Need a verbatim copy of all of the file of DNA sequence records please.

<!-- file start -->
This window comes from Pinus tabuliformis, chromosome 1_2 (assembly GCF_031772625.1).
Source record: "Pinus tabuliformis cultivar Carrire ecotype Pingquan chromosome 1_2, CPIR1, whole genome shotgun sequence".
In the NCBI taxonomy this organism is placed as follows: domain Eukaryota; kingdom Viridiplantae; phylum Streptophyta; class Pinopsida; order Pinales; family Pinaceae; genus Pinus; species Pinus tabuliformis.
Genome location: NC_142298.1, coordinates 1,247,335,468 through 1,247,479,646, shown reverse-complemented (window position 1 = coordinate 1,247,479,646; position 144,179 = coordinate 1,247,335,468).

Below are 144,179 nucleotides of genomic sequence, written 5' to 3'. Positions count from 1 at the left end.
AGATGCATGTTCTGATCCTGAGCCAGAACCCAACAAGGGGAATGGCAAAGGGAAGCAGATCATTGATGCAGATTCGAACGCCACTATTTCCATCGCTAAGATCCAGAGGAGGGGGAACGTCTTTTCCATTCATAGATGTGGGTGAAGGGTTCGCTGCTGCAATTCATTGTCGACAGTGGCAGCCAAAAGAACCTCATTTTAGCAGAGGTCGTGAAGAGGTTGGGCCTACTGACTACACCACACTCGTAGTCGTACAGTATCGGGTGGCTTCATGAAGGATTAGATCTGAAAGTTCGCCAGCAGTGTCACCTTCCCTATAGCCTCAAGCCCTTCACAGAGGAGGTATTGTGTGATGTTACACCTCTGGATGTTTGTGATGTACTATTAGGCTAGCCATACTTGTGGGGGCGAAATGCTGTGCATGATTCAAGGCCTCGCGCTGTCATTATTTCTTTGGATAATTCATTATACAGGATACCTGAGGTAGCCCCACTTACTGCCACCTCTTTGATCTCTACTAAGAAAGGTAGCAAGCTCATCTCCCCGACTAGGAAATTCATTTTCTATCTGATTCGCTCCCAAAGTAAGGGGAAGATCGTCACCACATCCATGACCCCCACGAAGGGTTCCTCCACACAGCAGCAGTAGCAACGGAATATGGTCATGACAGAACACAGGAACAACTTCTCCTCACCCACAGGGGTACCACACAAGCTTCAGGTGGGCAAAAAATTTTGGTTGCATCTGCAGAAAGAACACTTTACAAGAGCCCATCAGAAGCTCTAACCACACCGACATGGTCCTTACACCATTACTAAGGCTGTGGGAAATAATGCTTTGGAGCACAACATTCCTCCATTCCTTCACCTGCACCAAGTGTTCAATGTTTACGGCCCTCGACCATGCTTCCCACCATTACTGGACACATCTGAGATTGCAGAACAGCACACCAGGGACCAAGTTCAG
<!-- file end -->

This window comes from Pinus tabuliformis, chromosome 1_2 (assembly GCF_031772625.1).
Source record: "Pinus tabuliformis cultivar Carrire ecotype Pingquan chromosome 1_2, CPIR1, whole genome shotgun sequence".
In the NCBI taxonomy this organism is placed as follows: domain Eukaryota; kingdom Viridiplantae; phylum Streptophyta; class Pinopsida; order Pinales; family Pinaceae; genus Pinus; species Pinus tabuliformis.
Genome location: NC_142298.1, coordinates 1,247,335,468 through 1,247,479,646, shown reverse-complemented (window position 1 = coordinate 1,247,479,646; position 144,179 = coordinate 1,247,335,468).

Below are 144,179 nucleotides of genomic sequence, written 5' to 3'. Positions count from 1 at the left end.
AGATGCATGTTCTGATCCTGAGCCAGAACCCAACAAGGGGAATGGCAAAGGGAAGCAGATCATTGATGCAGATTCGAACGCCACTATTTCCATCGCTAAGATCCAGAGGAGGGGGAACGTCTTTTCCATTCATAGATGTGGGTGAAGGGTTCGCTGCTGCAATTCATTGTCGACAGTGGCAGCCAAAAGAACCTCATTTTAGCAGAGGTCGTGAAGAGGTTGGGCCTACTGACTACACCACACTCGTAGTCGTACAGTATCGGGTGGCTTCATGAAGGATTAGATCTGAAAGTTCGCCAGCAGTGTCACCTTCCCTATAGCCTCAAGCCCTTCACAGAGGAGGTATTGTGTGATGTTACACCTCTGGATGTTTGTGATGTACTATTAGGCTAGCCATACTTGTGGGGGCGAAATGCTGTGCATGATTCAAGGCCTCGCGCTGTCATTATTTCTTTGGATAATTCATTATACAGGATACCTGAGGTAGCCCCACTTACTGCCACCTCTTTGATCTCTACTAAGAAAGGTAGCAAGCTCATCTCCCCGACTAGGAAATTCATTTTCTATCTGATTCGCTCCCAAAGTAAGGGGAAGATCGTCACCACATCCATGACCCCCACGAAGGGTTCCTCCACACAGCAGCAGTAGCAACGGAATATGGTCATGACAGAACACAGGAACAACTTCTCCTCACCCACAGGGGTACCACACAAGCTTCAGGTGGGCAAAAAATTTTGGTTGCATCTGCAGAAAGAACACTTTACAAGAGCCCATCAGAAGCTCTAACCACACCGACATGGTCCTTACACCATTACTAAGGCTGTGGGAAATAATGCTTTGGAGCACAACATTCCTCCATTCCTTCACCTGCACCAAGTGTTCAATGTTTACGGCCCTCGACCATGCTTCCCACCATTACTGGACACATCTGAGATTGCAGAACAGCACACCAGGGACCAAGTTCAG